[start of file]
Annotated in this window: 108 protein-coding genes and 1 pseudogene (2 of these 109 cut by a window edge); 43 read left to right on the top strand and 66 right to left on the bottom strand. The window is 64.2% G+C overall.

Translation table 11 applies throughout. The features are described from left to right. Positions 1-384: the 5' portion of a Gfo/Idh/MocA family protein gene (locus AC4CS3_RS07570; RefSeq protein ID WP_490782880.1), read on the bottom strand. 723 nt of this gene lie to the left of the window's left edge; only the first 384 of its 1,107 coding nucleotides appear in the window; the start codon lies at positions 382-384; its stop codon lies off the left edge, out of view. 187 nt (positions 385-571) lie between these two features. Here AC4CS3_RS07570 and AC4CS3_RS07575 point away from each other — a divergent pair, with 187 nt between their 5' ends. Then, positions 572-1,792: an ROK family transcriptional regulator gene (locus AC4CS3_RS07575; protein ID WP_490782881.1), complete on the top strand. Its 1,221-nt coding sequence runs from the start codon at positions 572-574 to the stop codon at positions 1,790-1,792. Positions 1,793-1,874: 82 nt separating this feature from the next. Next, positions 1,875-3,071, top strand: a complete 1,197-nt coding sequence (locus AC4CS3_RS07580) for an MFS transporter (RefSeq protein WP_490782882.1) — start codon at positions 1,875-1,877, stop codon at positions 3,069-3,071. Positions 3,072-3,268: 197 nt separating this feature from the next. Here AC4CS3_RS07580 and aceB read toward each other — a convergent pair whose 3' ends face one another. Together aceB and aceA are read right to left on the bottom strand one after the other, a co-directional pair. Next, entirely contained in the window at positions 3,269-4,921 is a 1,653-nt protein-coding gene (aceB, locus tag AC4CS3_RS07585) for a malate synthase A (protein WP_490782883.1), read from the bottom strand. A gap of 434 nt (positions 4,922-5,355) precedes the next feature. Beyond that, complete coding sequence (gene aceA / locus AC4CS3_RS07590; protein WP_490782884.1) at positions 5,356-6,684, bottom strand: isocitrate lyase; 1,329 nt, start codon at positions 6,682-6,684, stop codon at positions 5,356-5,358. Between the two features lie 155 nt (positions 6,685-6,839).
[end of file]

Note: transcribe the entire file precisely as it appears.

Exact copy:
Annotated in this window: 108 protein-coding genes and 1 pseudogene (2 of these 109 cut by a window edge); 43 read left to right on the top strand and 66 right to left on the bottom strand. The window is 64.2% G+C overall.

Translation table 11 applies throughout. The features are described from left to right. Positions 1-384: the 5' portion of a Gfo/Idh/MocA family protein gene (locus AC4CS3_RS07570; RefSeq protein ID WP_490782880.1), read on the bottom strand. 723 nt of this gene lie to the left of the window's left edge; only the first 384 of its 1,107 coding nucleotides appear in the window; the start codon lies at positions 382-384; its stop codon lies off the left edge, out of view. 187 nt (positions 385-571) lie between these two features. Here AC4CS3_RS07570 and AC4CS3_RS07575 point away from each other — a divergent pair, with 187 nt between their 5' ends. Then, positions 572-1,792: an ROK family transcriptional regulator gene (locus AC4CS3_RS07575; protein ID WP_490782881.1), complete on the top strand. Its 1,221-nt coding sequence runs from the start codon at positions 572-574 to the stop codon at positions 1,790-1,792. Positions 1,793-1,874: 82 nt separating this feature from the next. Next, positions 1,875-3,071, top strand: a complete 1,197-nt coding sequence (locus AC4CS3_RS07580) for an MFS transporter (RefSeq protein WP_490782882.1) — start codon at positions 1,875-1,877, stop codon at positions 3,069-3,071. Positions 3,072-3,268: 197 nt separating this feature from the next. Here AC4CS3_RS07580 and aceB read toward each other — a convergent pair whose 3' ends face one another. Together aceB and aceA are read right to left on the bottom strand one after the other, a co-directional pair. Next, entirely contained in the window at positions 3,269-4,921 is a 1,653-nt protein-coding gene (aceB, locus tag AC4CS3_RS07585) for a malate synthase A (protein WP_490782883.1), read from the bottom strand. A gap of 434 nt (positions 4,922-5,355) precedes the next feature. Beyond that, complete coding sequence (gene aceA / locus AC4CS3_RS07590; protein WP_490782884.1) at positions 5,356-6,684, bottom strand: isocitrate lyase; 1,329 nt, start codon at positions 6,682-6,684, stop codon at positions 5,356-5,358. Between the two features lie 155 nt (positions 6,685-6,839).